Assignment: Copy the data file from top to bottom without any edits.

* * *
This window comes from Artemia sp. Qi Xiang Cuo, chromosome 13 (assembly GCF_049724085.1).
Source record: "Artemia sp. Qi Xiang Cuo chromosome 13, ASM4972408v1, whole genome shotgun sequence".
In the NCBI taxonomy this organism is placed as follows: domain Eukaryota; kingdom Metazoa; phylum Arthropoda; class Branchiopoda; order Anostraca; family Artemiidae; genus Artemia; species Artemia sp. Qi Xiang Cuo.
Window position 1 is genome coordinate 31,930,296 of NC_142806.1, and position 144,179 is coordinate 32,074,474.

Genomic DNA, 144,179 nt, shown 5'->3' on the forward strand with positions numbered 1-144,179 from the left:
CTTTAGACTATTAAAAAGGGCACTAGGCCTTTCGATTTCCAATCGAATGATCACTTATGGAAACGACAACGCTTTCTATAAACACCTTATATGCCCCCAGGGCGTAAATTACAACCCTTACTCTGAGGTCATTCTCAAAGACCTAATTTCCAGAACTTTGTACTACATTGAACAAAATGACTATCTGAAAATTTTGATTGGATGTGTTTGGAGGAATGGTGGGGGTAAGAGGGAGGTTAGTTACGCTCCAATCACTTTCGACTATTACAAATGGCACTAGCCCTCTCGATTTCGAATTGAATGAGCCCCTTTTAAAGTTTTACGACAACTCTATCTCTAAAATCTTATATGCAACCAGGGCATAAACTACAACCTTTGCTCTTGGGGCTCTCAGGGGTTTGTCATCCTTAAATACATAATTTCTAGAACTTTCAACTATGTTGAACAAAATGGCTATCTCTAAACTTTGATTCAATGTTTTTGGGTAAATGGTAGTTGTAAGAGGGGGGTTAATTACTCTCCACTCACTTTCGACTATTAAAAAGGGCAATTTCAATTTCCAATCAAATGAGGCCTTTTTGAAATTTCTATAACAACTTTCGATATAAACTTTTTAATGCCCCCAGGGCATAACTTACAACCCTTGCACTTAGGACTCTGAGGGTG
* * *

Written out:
This window comes from Artemia sp. Qi Xiang Cuo, chromosome 13 (assembly GCF_049724085.1).
Source record: "Artemia sp. Qi Xiang Cuo chromosome 13, ASM4972408v1, whole genome shotgun sequence".
In the NCBI taxonomy this organism is placed as follows: domain Eukaryota; kingdom Metazoa; phylum Arthropoda; class Branchiopoda; order Anostraca; family Artemiidae; genus Artemia; species Artemia sp. Qi Xiang Cuo.
Window position 1 is genome coordinate 31,930,296 of NC_142806.1, and position 144,179 is coordinate 32,074,474.

Genomic DNA, 144,179 nt, shown 5'->3' on the forward strand with positions numbered 1-144,179 from the left:
CTTTAGACTATTAAAAAGGGCACTAGGCCTTTCGATTTCCAATCGAATGATCACTTATGGAAACGACAACGCTTTCTATAAACACCTTATATGCCCCCAGGGCGTAAATTACAACCCTTACTCTGAGGTCATTCTCAAAGACCTAATTTCCAGAACTTTGTACTACATTGAACAAAATGACTATCTGAAAATTTTGATTGGATGTGTTTGGAGGAATGGTGGGGGTAAGAGGGAGGTTAGTTACGCTCCAATCACTTTCGACTATTACAAATGGCACTAGCCCTCTCGATTTCGAATTGAATGAGCCCCTTTTAAAGTTTTACGACAACTCTATCTCTAAAATCTTATATGCAACCAGGGCATAAACTACAACCTTTGCTCTTGGGGCTCTCAGGGGTTTGTCATCCTTAAATACATAATTTCTAGAACTTTCAACTATGTTGAACAAAATGGCTATCTCTAAACTTTGATTCAATGTTTTTGGGTAAATGGTAGTTGTAAGAGGGGGGTTAATTACTCTCCACTCACTTTCGACTATTAAAAAGGGCAATTTCAATTTCCAATCAAATGAGGCCTTTTTGAAATTTCTATAACAACTTTCGATATAAACTTTTTAATGCCCCCAGGGCATAACTTACAACCCTTGCACTTAGGACTCTGAGGGTG